Willis is a fearless prosecutor and politician — she ran against, and defeated, a six-term incumbent. And she often tried that office’s biggest cases. The State v. Donald J. Trump is as big as it gets.

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With a handful of Georgia county elections directors behind him, Georgia Secretary of State Brad Raffensperger announces the start of a hand recount of the Nov. 3, 2020, presidential election during a briefing outside of the Georgia State Capitol building in downtown Atlanta on Wednesday, Nov. 11, 2020. (Alyssa Pointer/Atlanta Journal-Constitution/TNS)

Credit: TNS

With a handful of Georgia county elections directors behind him, Georgia Secretary of State Brad Raffensperger announces the start of a hand recount of the Nov. 3, 2020, presidential election during a briefing outside of the Georgia State Capitol building in downtown Atlanta on Wednesday, Nov. 11, 2020. (Alyssa Pointer/Atlanta Journal-Constitution/TNS)

Credit: TNS

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With a handful of Georgia county elections directors behind him, Georgia Secretary of State Brad Raffensperger announces the start of a hand recount of the Nov. 3, 2020, presidential election during a briefing outside of the Georgia State Capitol building in downtown Atlanta on Wednesday, Nov. 11, 2020. (Alyssa Pointer/Atlanta Journal-Constitution/TNS)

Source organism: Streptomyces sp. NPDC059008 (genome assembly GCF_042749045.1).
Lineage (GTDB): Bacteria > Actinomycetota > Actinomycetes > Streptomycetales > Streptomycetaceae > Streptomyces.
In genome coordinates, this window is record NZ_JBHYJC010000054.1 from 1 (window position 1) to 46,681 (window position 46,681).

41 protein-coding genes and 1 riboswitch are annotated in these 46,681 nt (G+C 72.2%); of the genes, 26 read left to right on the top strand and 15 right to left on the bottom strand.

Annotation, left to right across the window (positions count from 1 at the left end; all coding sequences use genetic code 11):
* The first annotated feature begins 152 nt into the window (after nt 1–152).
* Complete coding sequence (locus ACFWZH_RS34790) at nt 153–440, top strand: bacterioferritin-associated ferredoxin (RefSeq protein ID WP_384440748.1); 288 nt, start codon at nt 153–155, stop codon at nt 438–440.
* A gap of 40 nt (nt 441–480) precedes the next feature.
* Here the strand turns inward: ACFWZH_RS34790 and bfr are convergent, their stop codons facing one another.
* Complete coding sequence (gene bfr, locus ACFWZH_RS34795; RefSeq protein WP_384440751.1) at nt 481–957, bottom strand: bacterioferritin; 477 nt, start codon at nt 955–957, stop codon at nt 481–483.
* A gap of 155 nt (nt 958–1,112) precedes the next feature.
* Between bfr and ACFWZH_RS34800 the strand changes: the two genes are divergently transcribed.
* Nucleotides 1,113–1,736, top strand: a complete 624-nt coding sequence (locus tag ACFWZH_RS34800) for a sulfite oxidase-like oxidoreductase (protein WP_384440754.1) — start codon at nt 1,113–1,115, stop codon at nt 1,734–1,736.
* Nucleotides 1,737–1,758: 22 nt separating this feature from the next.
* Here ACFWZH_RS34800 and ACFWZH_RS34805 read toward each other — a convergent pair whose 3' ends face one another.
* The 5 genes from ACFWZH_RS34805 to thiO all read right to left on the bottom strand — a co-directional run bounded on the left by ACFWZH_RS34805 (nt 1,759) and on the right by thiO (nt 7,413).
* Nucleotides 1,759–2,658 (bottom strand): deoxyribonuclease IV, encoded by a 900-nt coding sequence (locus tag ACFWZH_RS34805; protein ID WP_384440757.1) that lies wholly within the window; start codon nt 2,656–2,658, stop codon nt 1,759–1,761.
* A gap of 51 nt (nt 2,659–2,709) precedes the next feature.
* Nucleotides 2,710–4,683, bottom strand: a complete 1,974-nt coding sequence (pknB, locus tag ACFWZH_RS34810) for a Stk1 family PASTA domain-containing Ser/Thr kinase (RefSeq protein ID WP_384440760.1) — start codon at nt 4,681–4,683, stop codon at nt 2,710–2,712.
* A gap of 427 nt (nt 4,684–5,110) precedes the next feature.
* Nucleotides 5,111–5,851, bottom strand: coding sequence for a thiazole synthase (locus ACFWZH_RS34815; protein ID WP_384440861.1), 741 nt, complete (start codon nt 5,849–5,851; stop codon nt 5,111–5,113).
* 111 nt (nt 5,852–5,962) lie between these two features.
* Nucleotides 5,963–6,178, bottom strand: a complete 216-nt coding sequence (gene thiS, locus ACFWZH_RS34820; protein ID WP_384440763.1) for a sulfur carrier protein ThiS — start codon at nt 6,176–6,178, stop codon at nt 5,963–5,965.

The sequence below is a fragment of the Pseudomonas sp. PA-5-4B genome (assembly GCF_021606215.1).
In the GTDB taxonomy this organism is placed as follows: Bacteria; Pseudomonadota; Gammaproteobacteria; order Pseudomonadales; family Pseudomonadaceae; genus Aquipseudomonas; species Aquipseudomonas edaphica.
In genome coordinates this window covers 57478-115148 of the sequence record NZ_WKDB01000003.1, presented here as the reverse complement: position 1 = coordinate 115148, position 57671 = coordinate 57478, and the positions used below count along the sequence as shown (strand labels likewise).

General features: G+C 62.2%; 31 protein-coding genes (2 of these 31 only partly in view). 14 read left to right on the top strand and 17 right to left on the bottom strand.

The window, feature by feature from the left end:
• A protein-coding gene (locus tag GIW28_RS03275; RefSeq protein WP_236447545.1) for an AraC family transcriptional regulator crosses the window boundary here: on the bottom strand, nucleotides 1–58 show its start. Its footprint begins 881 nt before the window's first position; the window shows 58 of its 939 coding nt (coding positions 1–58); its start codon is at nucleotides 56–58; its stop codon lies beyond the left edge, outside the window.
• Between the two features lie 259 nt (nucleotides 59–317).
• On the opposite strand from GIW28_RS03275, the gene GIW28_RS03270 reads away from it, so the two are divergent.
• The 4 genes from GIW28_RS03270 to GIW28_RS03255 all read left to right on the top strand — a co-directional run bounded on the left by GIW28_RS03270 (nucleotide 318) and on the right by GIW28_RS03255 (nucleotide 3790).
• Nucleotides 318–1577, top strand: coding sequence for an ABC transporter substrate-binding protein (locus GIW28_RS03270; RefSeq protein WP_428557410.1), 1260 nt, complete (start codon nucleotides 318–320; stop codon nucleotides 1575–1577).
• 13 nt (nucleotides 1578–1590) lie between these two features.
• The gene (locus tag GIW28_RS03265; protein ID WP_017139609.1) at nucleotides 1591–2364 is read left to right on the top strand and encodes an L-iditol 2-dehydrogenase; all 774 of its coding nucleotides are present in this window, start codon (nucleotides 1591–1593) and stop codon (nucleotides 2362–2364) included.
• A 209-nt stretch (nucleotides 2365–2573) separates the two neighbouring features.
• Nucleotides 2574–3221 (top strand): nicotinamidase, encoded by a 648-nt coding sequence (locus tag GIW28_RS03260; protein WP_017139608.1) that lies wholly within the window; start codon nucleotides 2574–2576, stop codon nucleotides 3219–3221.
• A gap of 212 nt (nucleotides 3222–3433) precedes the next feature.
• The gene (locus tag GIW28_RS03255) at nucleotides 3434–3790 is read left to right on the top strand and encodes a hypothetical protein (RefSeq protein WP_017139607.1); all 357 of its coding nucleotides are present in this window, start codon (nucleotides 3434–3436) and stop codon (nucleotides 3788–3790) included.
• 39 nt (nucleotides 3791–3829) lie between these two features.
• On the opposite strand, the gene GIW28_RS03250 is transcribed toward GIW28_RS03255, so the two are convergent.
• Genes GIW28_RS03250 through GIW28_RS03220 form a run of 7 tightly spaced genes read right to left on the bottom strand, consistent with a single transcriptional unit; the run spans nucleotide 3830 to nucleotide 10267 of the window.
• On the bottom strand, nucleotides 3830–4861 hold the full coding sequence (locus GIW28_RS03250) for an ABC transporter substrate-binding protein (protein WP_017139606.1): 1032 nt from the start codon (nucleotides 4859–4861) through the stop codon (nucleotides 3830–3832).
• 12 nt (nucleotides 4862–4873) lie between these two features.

Credit: TNS

Credit: TNS

After coming to office in 2021, Willis beefed up her gang prosecution team, hiring Mike Carlson, an organized crime specialist, and RICO connoisseur John Floyd. She said she’d send a message to gang members.

She’s saying the same about the 2020 election.

“I’m very concerned that if behavior that is illegal goes unchecked,” she told CNN, “then it can lead to a very bad patch.”

I called Albert Trujillo, the foreman of a special grand jury that investigated corruption in DeKalb County almost a decade ago.

In that case, the grand jurors connected with then-District Attorney Robert James. “We saw him as an honest man trying to root out corruption,” Trujillo said.